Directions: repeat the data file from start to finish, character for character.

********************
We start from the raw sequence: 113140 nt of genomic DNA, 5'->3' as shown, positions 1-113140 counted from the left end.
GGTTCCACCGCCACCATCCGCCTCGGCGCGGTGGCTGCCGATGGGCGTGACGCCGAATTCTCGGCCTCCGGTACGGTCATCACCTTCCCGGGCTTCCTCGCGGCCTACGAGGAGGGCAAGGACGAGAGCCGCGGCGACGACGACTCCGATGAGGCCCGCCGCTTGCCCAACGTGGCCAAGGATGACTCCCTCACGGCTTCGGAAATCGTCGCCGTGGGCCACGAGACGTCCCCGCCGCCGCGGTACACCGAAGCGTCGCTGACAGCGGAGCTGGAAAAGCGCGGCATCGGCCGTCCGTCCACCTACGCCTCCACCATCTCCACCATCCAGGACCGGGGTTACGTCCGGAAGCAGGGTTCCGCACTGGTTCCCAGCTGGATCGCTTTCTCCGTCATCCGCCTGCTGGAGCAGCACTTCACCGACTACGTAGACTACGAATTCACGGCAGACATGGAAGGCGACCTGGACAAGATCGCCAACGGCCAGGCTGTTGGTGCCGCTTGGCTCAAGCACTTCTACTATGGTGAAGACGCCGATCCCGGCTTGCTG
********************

We start from the raw sequence: 113140 nt of genomic DNA, 5'->3' as shown, positions 1-113140 counted from the left end.
GGTTCCACCGCCACCATCCGCCTCGGCGCGGTGGCTGCCGATGGGCGTGACGCCGAATTCTCGGCCTCCGGTACGGTCATCACCTTCCCGGGCTTCCTCGCGGCCTACGAGGAGGGCAAGGACGAGAGCCGCGGCGACGACGACTCCGATGAGGCCCGCCGCTTGCCCAACGTGGCCAAGGATGACTCCCTCACGGCTTCGGAAATCGTCGCCGTGGGCCACGAGACGTCCCCGCCGCCGCGGTACACCGAAGCGTCGCTGACAGCGGAGCTGGAAAAGCGCGGCATCGGCCGTCCGTCCACCTACGCCTCCACCATCTCCACCATCCAGGACCGGGGTTACGTCCGGAAGCAGGGTTCCGCACTGGTTCCCAGCTGGATCGCTTTCTCCGTCATCCGCCTGCTGGAGCAGCACTTCACCGACTACGTAGACTACGAATTCACGGCAGACATGGAAGGCGACCTGGACAAGATCGCCAACGGCCAGGCTGTTGGTGCCGCTTGGCTCAAGCACTTCTACTATGGTGAAGACGCCGATCCCGGCTTGCTG